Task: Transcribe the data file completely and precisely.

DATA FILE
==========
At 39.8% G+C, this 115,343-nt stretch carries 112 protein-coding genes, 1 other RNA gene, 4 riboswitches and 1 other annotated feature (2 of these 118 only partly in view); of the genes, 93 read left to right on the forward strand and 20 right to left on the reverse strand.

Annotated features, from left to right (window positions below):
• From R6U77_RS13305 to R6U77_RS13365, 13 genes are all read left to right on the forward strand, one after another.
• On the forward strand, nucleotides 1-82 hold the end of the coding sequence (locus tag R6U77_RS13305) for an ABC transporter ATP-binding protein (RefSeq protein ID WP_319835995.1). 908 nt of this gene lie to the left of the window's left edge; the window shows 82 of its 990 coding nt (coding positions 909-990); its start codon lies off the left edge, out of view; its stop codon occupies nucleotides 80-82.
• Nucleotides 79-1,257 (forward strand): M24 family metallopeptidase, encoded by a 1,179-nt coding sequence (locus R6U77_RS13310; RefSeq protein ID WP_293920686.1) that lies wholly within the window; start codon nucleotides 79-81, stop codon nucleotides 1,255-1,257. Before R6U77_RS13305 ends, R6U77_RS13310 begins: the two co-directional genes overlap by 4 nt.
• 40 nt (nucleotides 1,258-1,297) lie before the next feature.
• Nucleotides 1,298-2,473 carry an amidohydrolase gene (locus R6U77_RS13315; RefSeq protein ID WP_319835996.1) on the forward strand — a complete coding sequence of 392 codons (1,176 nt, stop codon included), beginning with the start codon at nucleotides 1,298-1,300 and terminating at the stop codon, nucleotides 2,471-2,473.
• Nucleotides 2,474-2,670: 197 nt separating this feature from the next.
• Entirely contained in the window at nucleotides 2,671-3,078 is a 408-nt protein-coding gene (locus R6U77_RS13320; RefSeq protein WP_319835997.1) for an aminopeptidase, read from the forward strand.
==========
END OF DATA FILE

At 39.8% G+C, this 115,343-nt stretch carries 112 protein-coding genes, 1 other RNA gene, 4 riboswitches and 1 other annotated feature (2 of these 118 only partly in view); of the genes, 93 read left to right on the forward strand and 20 right to left on the reverse strand.

Annotated features, from left to right (window positions below):
• From R6U77_RS13305 to R6U77_RS13365, 13 genes are all read left to right on the forward strand, one after another.
• On the forward strand, nucleotides 1-82 hold the end of the coding sequence (locus tag R6U77_RS13305) for an ABC transporter ATP-binding protein (RefSeq protein ID WP_319835995.1). 908 nt of this gene lie to the left of the window's left edge; the window shows 82 of its 990 coding nt (coding positions 909-990); its start codon lies off the left edge, out of view; its stop codon occupies nucleotides 80-82.
• Nucleotides 79-1,257 (forward strand): M24 family metallopeptidase, encoded by a 1,179-nt coding sequence (locus R6U77_RS13310; RefSeq protein ID WP_293920686.1) that lies wholly within the window; start codon nucleotides 79-81, stop codon nucleotides 1,255-1,257. Before R6U77_RS13305 ends, R6U77_RS13310 begins: the two co-directional genes overlap by 4 nt.
• 40 nt (nucleotides 1,258-1,297) lie before the next feature.
• Nucleotides 1,298-2,473 carry an amidohydrolase gene (locus R6U77_RS13315; RefSeq protein ID WP_319835996.1) on the forward strand — a complete coding sequence of 392 codons (1,176 nt, stop codon included), beginning with the start codon at nucleotides 1,298-1,300 and terminating at the stop codon, nucleotides 2,471-2,473.
• Nucleotides 2,474-2,670: 197 nt separating this feature from the next.
• Entirely contained in the window at nucleotides 2,671-3,078 is a 408-nt protein-coding gene (locus R6U77_RS13320; RefSeq protein WP_319835997.1) for an aminopeptidase, read from the forward strand.